The Chatelet show was the latest manifestation of this. The inclusion of such “satire” in a contemporary opera is now the weariest of tropes yet it reveals what has become of much modern drama and contemporary political chattering: its radical criticism has become empty of content.
The five leaders in their underpants represent, in real life, quite different traditions, governing styles and personalities, and govern very different states. Three (Berlusconi, Blair and Bush) were for ending the tyranny of Saddam Hussein; two were against it. One (Putin) has flattened a region of his own country; none of the others has. One (Berlusconi) owns half the media of his country, and did so when he was prime minister; none of the others do. Some, like Blair and Putin, have increased state spending: others, like Berlusconi, Bush and Chirac, have cut it – and so on. Their policies have had profoundly different effects on their own electorates and on the world.
But so what? In the current state of much of the western intelligentsia, any scatter-gun abuse can masquerade as satire – and claim the badge of courage. Communists and Trotskyites (and fascists, come to that) once made their pitch for the dictatorship of the proletariat, or some other version of “the people”, by claiming that all elected politicians were corrupt, mendacious and either weak or warmongers. Now these same charges are wildly applauded by impeccably bourgeois audiences and repeated at dinner.
This process has not conquered political life, but it has gone quite far. It has destroyed discriminating political thought in a large section of the allegedly thinking part of the west. It has awarded the premier prize at Cannes to a film – Fahrenheit 9/11 – that included a sequence showing life in Saddam’s Baghdad, pre-invasion, as a lyrical playground. It has reduced itself to an unthinking condemnation of whatever western authorities do.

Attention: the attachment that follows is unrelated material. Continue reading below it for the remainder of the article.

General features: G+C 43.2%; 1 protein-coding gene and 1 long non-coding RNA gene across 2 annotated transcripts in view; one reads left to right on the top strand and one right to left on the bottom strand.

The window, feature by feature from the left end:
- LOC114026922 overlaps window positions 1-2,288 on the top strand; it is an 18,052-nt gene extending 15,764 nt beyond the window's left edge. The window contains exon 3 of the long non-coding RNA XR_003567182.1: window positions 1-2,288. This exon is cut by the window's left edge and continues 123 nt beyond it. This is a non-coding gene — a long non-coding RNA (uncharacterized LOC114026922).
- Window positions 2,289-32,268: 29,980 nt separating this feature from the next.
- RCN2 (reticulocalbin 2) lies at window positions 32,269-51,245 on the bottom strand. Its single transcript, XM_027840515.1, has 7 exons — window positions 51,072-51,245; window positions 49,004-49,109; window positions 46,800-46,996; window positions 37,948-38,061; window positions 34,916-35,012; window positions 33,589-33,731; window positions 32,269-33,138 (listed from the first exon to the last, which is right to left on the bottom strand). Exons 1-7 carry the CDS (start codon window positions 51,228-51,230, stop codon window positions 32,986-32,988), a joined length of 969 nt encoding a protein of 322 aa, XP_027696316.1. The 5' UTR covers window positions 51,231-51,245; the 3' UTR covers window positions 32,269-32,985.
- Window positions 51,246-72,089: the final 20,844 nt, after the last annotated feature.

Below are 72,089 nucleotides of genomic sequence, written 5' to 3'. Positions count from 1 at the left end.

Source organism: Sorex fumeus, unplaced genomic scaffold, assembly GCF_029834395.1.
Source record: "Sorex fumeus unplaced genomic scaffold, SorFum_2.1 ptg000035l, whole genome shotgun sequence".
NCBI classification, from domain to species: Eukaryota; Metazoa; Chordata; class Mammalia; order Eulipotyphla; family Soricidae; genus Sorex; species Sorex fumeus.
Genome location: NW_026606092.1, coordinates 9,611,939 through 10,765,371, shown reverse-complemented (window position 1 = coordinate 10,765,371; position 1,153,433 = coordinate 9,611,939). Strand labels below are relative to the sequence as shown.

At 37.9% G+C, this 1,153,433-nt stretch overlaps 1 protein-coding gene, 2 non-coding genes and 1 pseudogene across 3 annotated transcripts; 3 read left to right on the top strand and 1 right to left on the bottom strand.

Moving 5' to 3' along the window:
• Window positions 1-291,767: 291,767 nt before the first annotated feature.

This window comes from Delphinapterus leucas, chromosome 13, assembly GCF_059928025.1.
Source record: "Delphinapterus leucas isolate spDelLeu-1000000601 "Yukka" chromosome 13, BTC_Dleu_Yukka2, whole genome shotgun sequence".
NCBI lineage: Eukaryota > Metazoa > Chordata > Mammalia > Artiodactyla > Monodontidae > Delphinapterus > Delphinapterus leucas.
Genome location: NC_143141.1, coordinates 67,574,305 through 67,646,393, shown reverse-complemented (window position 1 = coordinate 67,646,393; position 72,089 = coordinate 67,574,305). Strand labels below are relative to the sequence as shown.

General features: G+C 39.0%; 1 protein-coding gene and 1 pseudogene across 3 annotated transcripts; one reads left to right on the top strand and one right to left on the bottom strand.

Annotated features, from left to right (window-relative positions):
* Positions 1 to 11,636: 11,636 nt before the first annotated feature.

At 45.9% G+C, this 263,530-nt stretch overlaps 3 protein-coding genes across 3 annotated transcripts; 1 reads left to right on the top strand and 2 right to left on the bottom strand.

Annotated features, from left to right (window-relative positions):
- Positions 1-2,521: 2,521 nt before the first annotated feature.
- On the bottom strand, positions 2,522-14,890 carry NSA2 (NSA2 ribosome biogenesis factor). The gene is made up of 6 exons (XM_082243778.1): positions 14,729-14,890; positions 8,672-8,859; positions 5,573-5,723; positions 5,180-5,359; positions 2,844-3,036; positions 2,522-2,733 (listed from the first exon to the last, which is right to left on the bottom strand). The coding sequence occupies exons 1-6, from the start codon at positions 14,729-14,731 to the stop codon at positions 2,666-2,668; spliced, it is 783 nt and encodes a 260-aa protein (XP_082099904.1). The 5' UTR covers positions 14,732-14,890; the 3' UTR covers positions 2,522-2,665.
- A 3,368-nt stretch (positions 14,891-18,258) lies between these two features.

It has not conquered because it still has doughty opponents. One such is journalist Nick Cohen, whose book What’s Left?: How Liberals Lost Their Way appears next month. If it does not have a profound effect on the political debate, I will be surprised and disappointed. It is an essay of wide reference and great brilliance, which flays every kind of foot-shuffling excuse for not facing up to the nature of the regime which that most evil (and now, mercifully, dead) tyrant, Saddam Hussein, inflicted on his country and planned for his region.
Cohen surveys a gamut of left-liberal western opinion that, in part under the pressure of the Iraqi war, has forgotten its best traditions and instead lapsed into its worst, that regards nothing as more important than the failures of its own societies, and that lacks the imagination or the will to comprehend the agonies of those living under tyranny.
“We have,” he writes, “no right to turn our backs on those who want the freedoms we take for granted. The best reason for offering them support is because we can.” And that, even amidst the chaos of Iraq, remains a good motto for democrats of any stripe – one that Voltaire, himself a flayer of hypocrisies, knew and which his contemporary adaptors have forgotten.
Copyright The Financial Times Limited 2007